Analysis Essay on Beloved Novel


Love is one of the most complex human emotions. Although one may love pizza, this love is utterly different from the love one feels towards their partner, and that different from the love one feels for a parent. The dictionary has several different definitions of love: ranging from “a profoundly tender, passionate affection for another person,” to “sexual passion or desire,” to “a feeling of warm personal attachment or deep affection” (“Love”). Everyone experiences love in one way or another. Beloved, by Toni Morrison, demonstrates each of these types of love and shows how it can affect a person. Love is relatable, love is timeless; therefore Beloved is too. The story will forever remain modern and will continue to resonate with readers until the end of time. 

Within Beloved, the idea of love is defined and redefined over and over. The most pertinent show of different types of love in the novel is each character’s attitude towards Beloved. The character Sethe feels the kind of love that can drive one to harm themselves or someone else. Sethe “behed[s] her daughter Beloved with a handsaw rather and allow her to return to slavery” (Why is Beloved beloved, Metcalf). She wants to shield her from pain and sorrow; she does not want to see something she loves dearly stolen and tainted. In the case of Sethe, love is what holds her together but also what tears her apart. Her love for her children was what pushed her to escape from Sweet Home, but it was also her love for her children that led her to feel deep guilt after her daughter’s death. Her lovemaking with Paul D expelled the ghost from her house, yet her love for Beloved eventually caused Beloved to take over and push Paul D out of the home. As Paul D states, Sethe’s “love is too thick” (Morrison 175). Her love surrounds her, embraces her, supports her, but it also traps and restrains her. Love, although typically associated with positivity and happiness, can also be dark as seen with Sethe.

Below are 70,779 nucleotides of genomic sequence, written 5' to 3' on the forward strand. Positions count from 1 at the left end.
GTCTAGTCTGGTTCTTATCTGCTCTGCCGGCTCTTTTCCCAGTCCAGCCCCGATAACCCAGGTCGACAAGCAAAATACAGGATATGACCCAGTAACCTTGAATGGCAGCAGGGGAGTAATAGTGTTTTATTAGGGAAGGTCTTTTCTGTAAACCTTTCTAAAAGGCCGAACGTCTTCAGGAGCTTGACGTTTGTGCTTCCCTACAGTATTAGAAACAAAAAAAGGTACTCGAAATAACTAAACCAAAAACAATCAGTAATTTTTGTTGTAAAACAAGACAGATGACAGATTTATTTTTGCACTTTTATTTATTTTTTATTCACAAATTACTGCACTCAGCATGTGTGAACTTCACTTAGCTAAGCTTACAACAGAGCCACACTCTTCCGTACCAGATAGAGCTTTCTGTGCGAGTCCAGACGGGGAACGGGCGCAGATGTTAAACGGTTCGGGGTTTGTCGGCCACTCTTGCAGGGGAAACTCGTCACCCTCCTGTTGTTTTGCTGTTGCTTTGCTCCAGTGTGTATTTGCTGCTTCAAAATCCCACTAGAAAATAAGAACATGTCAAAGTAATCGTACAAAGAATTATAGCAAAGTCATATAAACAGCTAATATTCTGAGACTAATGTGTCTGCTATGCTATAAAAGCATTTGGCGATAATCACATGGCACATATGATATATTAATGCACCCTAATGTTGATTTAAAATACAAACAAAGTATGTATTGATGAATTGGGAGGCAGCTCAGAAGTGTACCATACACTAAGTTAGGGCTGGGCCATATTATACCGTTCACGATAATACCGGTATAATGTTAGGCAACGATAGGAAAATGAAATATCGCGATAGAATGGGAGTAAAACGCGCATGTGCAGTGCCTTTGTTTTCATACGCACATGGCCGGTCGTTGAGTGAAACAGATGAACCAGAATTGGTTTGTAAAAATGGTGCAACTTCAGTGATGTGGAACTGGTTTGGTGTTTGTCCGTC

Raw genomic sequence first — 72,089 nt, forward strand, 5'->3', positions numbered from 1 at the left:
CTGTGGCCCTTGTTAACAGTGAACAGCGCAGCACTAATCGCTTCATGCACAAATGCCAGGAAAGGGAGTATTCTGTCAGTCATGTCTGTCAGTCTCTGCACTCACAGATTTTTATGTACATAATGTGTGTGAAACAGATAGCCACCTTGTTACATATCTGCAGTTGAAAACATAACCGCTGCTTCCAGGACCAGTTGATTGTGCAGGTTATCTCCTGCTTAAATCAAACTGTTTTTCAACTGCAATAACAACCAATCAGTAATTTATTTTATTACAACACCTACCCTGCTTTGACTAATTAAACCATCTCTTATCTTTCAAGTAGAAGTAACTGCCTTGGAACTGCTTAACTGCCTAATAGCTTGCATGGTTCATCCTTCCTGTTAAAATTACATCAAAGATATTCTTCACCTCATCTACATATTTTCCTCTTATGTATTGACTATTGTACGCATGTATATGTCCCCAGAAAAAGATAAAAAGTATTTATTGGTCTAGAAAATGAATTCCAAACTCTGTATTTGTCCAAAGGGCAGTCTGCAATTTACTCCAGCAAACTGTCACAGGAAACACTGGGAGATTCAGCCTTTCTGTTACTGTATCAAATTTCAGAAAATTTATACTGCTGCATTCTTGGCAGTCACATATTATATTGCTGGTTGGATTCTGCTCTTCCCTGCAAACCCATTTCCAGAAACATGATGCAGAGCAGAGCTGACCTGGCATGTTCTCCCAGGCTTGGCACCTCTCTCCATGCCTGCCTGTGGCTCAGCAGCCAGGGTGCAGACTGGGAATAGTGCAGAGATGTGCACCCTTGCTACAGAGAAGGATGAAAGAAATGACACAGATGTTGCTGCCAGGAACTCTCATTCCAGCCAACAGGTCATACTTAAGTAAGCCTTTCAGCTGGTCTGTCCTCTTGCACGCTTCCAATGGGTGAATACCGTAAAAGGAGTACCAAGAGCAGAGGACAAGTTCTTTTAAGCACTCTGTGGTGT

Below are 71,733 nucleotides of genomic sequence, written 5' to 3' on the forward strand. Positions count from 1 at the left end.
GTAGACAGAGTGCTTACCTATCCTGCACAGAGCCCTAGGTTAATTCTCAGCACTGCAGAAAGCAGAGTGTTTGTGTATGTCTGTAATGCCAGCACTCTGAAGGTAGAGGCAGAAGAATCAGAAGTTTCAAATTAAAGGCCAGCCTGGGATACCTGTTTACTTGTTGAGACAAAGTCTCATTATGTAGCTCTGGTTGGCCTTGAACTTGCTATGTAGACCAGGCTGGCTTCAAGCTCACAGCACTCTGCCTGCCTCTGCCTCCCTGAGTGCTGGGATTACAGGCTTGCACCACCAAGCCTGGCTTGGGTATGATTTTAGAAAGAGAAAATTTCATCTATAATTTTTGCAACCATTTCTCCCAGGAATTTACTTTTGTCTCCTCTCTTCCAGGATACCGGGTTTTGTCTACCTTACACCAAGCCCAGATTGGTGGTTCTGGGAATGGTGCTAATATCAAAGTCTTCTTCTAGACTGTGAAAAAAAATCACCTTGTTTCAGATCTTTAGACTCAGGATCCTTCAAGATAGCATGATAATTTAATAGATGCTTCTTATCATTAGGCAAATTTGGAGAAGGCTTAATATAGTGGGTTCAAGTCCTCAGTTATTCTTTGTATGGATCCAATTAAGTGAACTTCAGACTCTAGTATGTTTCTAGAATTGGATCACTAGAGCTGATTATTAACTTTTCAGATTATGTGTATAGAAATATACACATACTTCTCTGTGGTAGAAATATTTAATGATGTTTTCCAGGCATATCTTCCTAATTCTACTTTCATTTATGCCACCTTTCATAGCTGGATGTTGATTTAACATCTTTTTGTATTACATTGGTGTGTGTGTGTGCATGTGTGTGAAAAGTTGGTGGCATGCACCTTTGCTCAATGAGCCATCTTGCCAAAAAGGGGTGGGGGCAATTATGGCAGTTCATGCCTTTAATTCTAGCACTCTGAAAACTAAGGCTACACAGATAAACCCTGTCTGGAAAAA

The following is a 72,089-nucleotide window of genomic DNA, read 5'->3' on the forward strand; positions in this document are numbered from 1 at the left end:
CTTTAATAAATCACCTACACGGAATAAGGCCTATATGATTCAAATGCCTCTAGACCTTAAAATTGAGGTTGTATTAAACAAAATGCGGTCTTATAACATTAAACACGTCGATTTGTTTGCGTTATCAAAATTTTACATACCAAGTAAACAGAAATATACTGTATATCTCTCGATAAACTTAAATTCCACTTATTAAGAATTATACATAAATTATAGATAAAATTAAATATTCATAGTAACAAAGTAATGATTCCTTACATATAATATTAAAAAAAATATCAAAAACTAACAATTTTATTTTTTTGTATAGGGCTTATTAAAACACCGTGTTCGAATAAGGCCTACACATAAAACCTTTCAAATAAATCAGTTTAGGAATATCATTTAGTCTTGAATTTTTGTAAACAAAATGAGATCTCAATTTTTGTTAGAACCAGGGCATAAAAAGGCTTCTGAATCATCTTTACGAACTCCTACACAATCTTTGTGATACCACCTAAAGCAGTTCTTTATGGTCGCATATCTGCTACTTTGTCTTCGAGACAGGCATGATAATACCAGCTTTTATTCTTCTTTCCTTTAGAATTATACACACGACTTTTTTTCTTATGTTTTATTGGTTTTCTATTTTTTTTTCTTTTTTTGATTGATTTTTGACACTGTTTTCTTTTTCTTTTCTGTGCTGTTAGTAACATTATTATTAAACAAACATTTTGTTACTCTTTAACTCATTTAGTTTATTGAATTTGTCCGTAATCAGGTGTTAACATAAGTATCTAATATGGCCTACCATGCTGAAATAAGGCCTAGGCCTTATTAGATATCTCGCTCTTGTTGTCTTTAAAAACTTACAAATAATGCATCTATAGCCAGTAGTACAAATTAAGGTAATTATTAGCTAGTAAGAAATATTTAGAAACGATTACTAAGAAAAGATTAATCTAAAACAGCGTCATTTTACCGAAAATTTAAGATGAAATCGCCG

Denver, on the other hand, has a slightly more positive experience with love and Beloved. At the start of the book, Denver is alone: her grandmother is dead, her father absent, and her siblings gone. When Beloved enters the scene, Denver has someone to fall back on again. This sudden change in lifestyle causes Denver to dive into the deep end, stating: “it's all on me, now, but [Beloved] can count on me … I have to protect her" (Morrison 206). Since she only has one person to love, she devotes all her time and energy to her. Coincidentally, this devotion causes Denver to become motivated and to work. She develops an internal need to provide for Beloved and even her mother, who is falling apart, so she gets a job and starts running the household. “Late in the novel we discover that the painfully withdrawn Denver… is clever” (Why is Beloved beloved, Metcalf). As Beloved’s hold on the family strengthens, the layers to Denver’s psyche peeled back more and more until the reader can ultimately understand who she is and see her genuine personality. For Denver, her love caused her to become more mature- it helped her grow,  come into her own, and to embrace her true nature.

Paul D has the most confusing show of love. Paul D is a closed-off character, stowing away his past and his emotions “in that tobacco tin buried in his chest where a red heart used to be. Its lid rusted shut” (Morrison 81). This tobacco tin, his heart, did not begin to open up until he has sex with Beloved. Paul D did not explicitly want to sleep with Beloved, but he fell out of control over his body and did so anyway; this symbolizes how love drives people to do things they did not know they wanted to do- it can draw out the most strange parts of people and lead to confusion. However, it also symbolizes how it can open people up and teach them how to feel again. Although he had some form of feelings for Sethe, it was not until he experienced love that he could face his past. This was an intense and overwhelming experience for Paul D, but it was what allowed him to move back into the house with Sethe. Of course, Paul D would not have moved out of this house in the first place if it was not for Beloved- showing that love can just as easily separate people as it can bring them together. 

Beloved draws many complicated and confusing aspects of the characters out, precisely reflecting the puzzling world of love. This is just one of the many reasons why Beloved is such an enthralling book: it portrays such universal themes- yet, while reading it, one does not necessarily notice. Beloved captivates its audiences because it feels so familiar even though they may not have ever experienced anything near to Sethe or Denver. This accuracy to human emotions keeps the book modern no matter the generation is it read in. Love will forever captivate humankind and so long as that is true, Beloved too will remain hypnotizing.

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